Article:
A Minor Ancestral Interlude

It’s a delicious zero degrees outside and I am loving it. Every morning, when I get up (after I have tea and sort myself into a grumbling consciousness), I go outside and greet the Gods and spirits. Because it was so cold today (and because I’d started the laundry, so all my warm pants were being washed), I put on (over thin leggings so I’m not breaking my taboo against dresses) a thick woolen skirt. It’s actually period clothing, made in the style of the 18th century, so in truth, it was a woolen petticoat. I only put one on (women would often layer them), and then warm woolen socks and Lobben boots (what my god-daughter once called my “troll shoes” – she’s fascinating by the slightly upturned toes lol), a flannel shirt, and a hat. I gathered my gear (incense, lighter, cup of water, and drum) and went out to work. The whole rite takes about 15 minutes, and I was perfectly warm. I could have stayed out there with no trouble for hours.

All of this got me thinking about the way we dress. My ancestors, and certain ancestral groups that I honor, often ask me to incorporate aspects of how they dressed during their lives, into my daily garb. It’s comfortable and not an issue for me for the most part, plus, it allows a means by which I can better connect to my dead. It’s like I’m wrapping myself in their attention and blessings. But I’ve learned some very practical things through this as well. 

My usual at-home gear tends to be very, very simple: black pants of a light, synthetic fabric (1), a ratty camisole top or t-shirt, and felted wool house slippers. That’s it. I’d live in it if I could. When I teach of course, I dress professionally (but I’ve started trying to replace any clothing made of synthetics with bespoke clothing of natural fabrics – it’s expensive but it lasts so much longer). One thing that I realized is that it’s only due to central heating and air that we can dress as we do (2). I don’t think it ever really hit home before that so much of how both men and women dressed was a matter of keeping the body’s core warm when, even inside, temperatures were much, much colder than what we are generally used to today. Here’s a fascinating video that shows all the parts to an upper-class Dutch woman’s dress circa 1665 (working class women would wear most of the same underwear bits and stays, but the quality of fabric and the number of layers would be less than what we see here).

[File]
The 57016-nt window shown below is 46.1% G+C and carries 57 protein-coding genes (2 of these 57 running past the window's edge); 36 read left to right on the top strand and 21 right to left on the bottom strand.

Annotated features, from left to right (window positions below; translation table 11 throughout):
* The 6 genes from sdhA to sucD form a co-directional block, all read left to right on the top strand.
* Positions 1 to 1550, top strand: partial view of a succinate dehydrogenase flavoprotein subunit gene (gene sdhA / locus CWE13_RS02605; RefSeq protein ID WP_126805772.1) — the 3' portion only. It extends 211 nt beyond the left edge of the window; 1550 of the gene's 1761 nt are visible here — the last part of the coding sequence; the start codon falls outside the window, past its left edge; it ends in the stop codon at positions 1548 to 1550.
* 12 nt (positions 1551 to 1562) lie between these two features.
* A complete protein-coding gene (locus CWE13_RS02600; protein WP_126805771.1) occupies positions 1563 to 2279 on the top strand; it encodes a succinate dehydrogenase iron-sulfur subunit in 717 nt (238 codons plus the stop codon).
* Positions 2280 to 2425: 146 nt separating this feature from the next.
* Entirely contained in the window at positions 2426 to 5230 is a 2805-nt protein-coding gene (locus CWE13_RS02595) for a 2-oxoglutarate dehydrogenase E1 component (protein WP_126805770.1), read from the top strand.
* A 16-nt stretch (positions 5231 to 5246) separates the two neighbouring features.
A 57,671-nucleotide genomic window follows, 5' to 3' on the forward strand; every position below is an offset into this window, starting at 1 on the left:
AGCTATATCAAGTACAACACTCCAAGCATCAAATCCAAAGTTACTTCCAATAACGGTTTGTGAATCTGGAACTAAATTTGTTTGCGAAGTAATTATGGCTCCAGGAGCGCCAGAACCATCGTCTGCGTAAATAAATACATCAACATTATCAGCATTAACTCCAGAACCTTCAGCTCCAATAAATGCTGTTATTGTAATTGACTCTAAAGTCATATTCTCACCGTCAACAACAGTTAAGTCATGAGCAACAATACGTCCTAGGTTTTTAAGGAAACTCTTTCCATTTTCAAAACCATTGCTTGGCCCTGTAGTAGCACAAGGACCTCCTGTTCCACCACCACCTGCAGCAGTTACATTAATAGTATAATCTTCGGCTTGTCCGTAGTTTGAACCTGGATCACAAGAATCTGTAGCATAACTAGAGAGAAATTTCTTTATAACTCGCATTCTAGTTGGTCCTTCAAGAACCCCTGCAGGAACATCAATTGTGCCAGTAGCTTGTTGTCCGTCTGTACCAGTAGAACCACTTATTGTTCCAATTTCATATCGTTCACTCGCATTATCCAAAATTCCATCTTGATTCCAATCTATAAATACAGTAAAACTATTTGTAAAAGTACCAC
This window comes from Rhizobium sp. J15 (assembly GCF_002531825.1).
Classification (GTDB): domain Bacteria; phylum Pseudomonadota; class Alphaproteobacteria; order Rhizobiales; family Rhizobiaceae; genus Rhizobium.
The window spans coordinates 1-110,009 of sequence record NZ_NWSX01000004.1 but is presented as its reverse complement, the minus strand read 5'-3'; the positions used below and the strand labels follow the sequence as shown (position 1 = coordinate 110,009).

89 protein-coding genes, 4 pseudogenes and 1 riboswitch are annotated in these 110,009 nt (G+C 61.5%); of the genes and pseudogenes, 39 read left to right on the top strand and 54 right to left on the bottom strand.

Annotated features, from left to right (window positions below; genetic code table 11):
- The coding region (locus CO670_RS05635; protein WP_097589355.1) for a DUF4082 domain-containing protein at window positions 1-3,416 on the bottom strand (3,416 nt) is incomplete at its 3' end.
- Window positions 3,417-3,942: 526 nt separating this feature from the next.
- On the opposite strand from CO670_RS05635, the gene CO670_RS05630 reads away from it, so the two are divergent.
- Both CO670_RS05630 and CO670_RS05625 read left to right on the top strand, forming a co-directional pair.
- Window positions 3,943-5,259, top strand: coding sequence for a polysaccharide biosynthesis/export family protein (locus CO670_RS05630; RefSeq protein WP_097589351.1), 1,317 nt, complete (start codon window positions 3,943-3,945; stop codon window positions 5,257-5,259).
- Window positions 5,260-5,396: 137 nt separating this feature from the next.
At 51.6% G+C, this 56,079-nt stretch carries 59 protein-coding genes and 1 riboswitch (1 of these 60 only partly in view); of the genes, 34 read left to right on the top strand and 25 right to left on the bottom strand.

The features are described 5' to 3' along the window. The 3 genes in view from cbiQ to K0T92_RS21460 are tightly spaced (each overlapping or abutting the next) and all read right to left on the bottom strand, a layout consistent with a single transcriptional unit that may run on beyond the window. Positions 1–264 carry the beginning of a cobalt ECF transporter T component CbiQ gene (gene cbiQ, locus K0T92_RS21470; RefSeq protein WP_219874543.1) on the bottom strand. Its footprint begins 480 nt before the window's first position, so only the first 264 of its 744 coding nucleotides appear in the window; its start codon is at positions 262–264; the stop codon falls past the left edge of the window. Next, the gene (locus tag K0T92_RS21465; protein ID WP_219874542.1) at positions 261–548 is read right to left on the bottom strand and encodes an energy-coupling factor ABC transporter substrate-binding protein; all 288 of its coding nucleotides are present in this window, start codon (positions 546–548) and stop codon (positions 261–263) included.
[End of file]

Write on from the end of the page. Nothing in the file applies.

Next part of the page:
Up through the turn of the 20th century, there was no central heating. I spent a very cold and snowy January in a house without central heating a few years ago, getting up in the morning to light the huge wood stove, the only source of heating in the place. I’m going to be very blunt: it sucked (though not as much as having to trek through knee high snow to the outhouse or haul water). The way one managed was by layering one’s clothing and of course, there were chores to be done throughout the day (including cutting wood and keeping the fire going) that helped to keep one warm. It was a really good lesson in physically comprehending a tiny bit of how our ancestors lived.  These experiences build—at least for me– respect for how our ancestors lived, survived, and even thrived. I always through the way early modern women dressed – in multiple petticoats and stays– was foolish but you know what? Those petticoats keep one perfectly warm (probably warmer than the men, given that the style, at least in the 18th century, was for men’s pants to stop at the knee. Calves on a dude were viewed as sexy. Lol. So, they wore white stockings and showed that shit off) and the stays, and later corsets that women wore protect the core, adding a significant layer of warmth. What I’d dismissed as frippery and foolishness had a very practical purpose. This is also the case with head coverings. Yes, modesty for women was one of the reasons hair and head were covered, but there was also the question of warmth. Both men and women tended to keep their heads covered and both wore nightcaps. I’d always thought this absolutely ridiculous but when there’s no central heading, and the weather can drop to zero or below, covering the head makes perfect sense for keeping body heat in.